Wednesday, July 1, 2009

From Ego to Essence


Making things more important than they are is one way the ego keeps us out of the present moment. This is particularly apparent when something truly important happens, like when you or someone close to you nearly dies or goes through some other crisis. This puts the other things the ego magnifies in importance into perspective. The ego doesn’t have perspective, which is one reason we suffer when we are identified with it. Its perspective is narrow: To it, life is good when we’re getting what it wants and bad when we aren’t. The trouble is that the ego’s desires aren’t a good guide for what’s important in life or for what will make us happy. And the ego often overlooks what might really make us happy, such as taking some time to just be, to connect with loved ones, or to do something fun or creative. The ego tends to drive us to achieve, improve ourselves, and get more things, and while there is a place for all of this, focusing exclusively on what the ego wants can leave us feeling empty, disconnected from life, exhausted, and never having or being enough.

The ego tells us we have to have certain things or be a certain way to be happy, and the ego is wrong about this; we don’t. It also assumes that every step along the way toward its plan for happiness has to work out or the plan will be ruined, and we will never achieve happiness. Every little difficulty and challenge we encounter is felt to be proof of failure and therefore a cause for unhappiness, rather than a natural part of the process of life unfolding. Every action and event is examined from the standpoint of whether it will get the ego what it wants or interfere with that. The ego has many goals, and it sees events in life as either helping it toward those goals or hindering it. If something helps, it’s good, and a successful and happy life seems possible. If something hinders, it’s bad, and a failed and unhappy life is assumed to be your destiny.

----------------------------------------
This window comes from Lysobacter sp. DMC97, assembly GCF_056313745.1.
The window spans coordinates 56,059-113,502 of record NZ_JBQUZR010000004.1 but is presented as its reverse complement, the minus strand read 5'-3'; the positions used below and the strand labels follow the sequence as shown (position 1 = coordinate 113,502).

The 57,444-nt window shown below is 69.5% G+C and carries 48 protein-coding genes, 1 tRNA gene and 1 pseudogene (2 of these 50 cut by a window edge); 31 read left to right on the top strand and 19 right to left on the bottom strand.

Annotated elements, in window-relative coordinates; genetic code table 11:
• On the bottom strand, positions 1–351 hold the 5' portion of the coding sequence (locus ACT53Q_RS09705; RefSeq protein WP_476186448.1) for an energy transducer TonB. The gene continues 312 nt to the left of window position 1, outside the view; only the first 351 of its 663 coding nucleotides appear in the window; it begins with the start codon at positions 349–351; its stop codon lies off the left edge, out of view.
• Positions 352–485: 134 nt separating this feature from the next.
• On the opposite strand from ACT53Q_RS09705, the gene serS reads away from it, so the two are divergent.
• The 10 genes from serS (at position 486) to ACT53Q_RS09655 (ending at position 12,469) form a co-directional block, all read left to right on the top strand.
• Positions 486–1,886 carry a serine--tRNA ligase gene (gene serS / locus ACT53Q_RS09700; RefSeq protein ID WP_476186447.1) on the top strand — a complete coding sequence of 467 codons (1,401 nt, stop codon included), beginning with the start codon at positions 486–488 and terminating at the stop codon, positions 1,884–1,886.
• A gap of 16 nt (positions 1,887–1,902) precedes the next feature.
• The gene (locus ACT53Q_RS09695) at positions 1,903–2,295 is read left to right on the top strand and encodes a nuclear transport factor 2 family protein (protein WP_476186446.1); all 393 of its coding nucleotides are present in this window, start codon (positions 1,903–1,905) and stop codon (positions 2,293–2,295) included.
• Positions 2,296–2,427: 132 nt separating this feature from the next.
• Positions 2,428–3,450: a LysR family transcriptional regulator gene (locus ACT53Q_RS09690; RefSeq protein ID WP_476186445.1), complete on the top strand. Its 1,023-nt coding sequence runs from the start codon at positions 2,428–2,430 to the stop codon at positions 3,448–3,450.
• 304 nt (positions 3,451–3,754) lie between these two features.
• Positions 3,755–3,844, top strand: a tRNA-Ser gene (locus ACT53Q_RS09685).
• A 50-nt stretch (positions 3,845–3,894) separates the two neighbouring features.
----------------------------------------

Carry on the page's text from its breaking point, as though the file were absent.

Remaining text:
The suffering starts with an evaluation of something as good or bad, and that is followed by a story of what that will mean—being a success or failure, being happy or unhappy, being loved or lonely, having ease or having to struggle, being rich or being poor. The ego thinks in terms of black and white, never shades of gray; and life just isn’t like that. The ego’s reality is black and white, but real reality is messy, complex, unpredictable, and no one story you can tell about it is true. The ego doesn’t like that, of course. It likes its stories of good and bad and the drama and suffering they cause. It likes its stories because they give it a false sense of security, a sense of knowing how life is. The ego isn’t looking for truth; it just wants a story it can believe is true so that it can pretend it knows how and where life is going.